Why it matters: While there are various means to infect applications running on a computer, the holy grail of cybersecurity is at the firmware and chip level. Google wants to make sure everyone can establish a Root of Trust at the chip level using its Open Titan project. This project aims to establish common reference design that is open sourced. This will allow many people to improve upon the initial design and strengthen the security of the implementation.
Google has announced that it is partnering with several companies and non-profits to start a new initiative called OpenTitan. The goal is to develop open source secure chip design to be used in data centers and infrastructure. These designs can be independently verified and built upon to become even stronger.
The project is named after Google's own Titan chip that's used in its data centers and Pixel phones that confirms boot from a known trustworthy state and verifies that the firmware hasn't been tampered with. The cryptographic element that is used to verify is called the Root of Trust (RoT) and is the heart of the OpenTitan project.
Google says that OpenTitan will be ran by the non-profit LowRisc with additional partners supporting it. Those partners include ETH Zurich, Nuvoton Technology, G+D Mobile Security, and Western Digital. That said, the point open-source nature of the project will ensure that it is platform agnostic and can be adapted to any device.
The basic idea regarding RoT is that software can run on components that have been deemed secure using "authorized and verifiable code." According to Google's blog post, the benefits of silicon RoT include:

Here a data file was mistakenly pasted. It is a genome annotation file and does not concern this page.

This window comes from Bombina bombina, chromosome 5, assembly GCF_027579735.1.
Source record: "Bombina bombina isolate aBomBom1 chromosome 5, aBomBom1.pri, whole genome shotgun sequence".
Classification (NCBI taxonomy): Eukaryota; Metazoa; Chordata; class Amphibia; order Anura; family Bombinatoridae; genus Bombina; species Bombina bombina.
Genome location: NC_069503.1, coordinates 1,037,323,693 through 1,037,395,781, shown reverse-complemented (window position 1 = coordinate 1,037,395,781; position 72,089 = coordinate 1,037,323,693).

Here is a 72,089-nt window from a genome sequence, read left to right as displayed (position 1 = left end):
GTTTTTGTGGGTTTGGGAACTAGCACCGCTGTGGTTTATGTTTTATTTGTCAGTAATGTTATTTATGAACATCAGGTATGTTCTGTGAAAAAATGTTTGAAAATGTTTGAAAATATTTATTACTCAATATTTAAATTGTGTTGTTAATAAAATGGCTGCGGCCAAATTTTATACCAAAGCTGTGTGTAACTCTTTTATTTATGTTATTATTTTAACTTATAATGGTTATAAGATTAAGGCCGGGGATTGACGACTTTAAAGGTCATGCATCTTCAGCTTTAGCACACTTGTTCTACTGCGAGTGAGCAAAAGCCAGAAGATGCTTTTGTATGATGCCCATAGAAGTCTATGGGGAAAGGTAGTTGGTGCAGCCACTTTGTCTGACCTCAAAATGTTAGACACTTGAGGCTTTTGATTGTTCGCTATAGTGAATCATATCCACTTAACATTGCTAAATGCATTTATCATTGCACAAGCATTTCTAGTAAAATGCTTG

- Ensuring that devices boot with correct firmware, free from malware infection.
- Provide a cryptographically unique machine identity, so an operator can verify that a server or a device is legitimate.
- Protect secrets like encryption keys in a tamper-resistant way even for people with physical access (e.g., while a server or a device is being shipped).
- Provide authoritative, tamper-evident audit records and other runtime security services.
The company hopes that by fostering transparency through open source silicon design, it will increase trust and security while encouraging innovation. Issues will be able to be dealt with early and implementations can use common interfaces via an open reference design.
Apple uses its own proprietary RoT chip called the T2 in many of its devices. Samsung implements a version of secure boot in its Knox platform while many Windows PCs implement secure boot as well.
While some may be skeptical of Google's motivations, the overall goal of the OpenTitan project seems noble enough and hopefully spurs chip manufacturers and platform designers to integrate RoT into their designs more readily.